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sarahs-key1Near the end of “Sarah’s Key” star Kristin Scott Thomas says, “When a story is told, it is not forgotten.” The story she’s referring to is the Vel’ d’Hiv roundup, a 1942 mass arrest of Jews in Paris by the French police.  To tell the tale “Sarah’s Key” jumps between past and present.

Based on Tatiana De Rosnay’s international best-seller, Scott Thomas plays Julie, an American writer in Paris working on an article about the little known incident which saw ten thousand Jews—including 10-year-old Sarah Starzynski (Mélusine Mayance) and her parents—ripped from their homes and sent to internment camps.  While researching the story she finds a connection between her French in-laws and the Starzynski family.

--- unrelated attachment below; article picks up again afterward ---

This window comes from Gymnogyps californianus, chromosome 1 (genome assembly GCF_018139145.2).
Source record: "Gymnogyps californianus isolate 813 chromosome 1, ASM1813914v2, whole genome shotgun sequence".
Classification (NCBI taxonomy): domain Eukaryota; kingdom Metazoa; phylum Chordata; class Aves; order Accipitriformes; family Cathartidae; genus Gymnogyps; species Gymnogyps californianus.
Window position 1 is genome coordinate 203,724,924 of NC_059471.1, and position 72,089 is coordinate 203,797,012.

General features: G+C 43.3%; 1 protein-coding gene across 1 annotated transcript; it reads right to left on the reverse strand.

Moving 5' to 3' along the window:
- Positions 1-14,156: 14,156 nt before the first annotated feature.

Overlooked on its theatrical release “Sarah’s Key” is getting a well deserved second life on DVD. Although it has a tendency to dip into melodrama from time to time the movie’s story of survival and guilt is buoyed by two remarkable performances.

Scott Thomas is at the center of the movie and delivers a beautifully restrained and natural performance as a woman in an unhappy marriage but it is Mélusine Mayance as young Sarah that brings fire to the movie. Her take on a young girl who escapes from a concentration camp humanizes an unimaginable atrocity.

“Sarah’s Key” is a tearjerker that peters out in its final third, but is nonetheless a potent story of survival.

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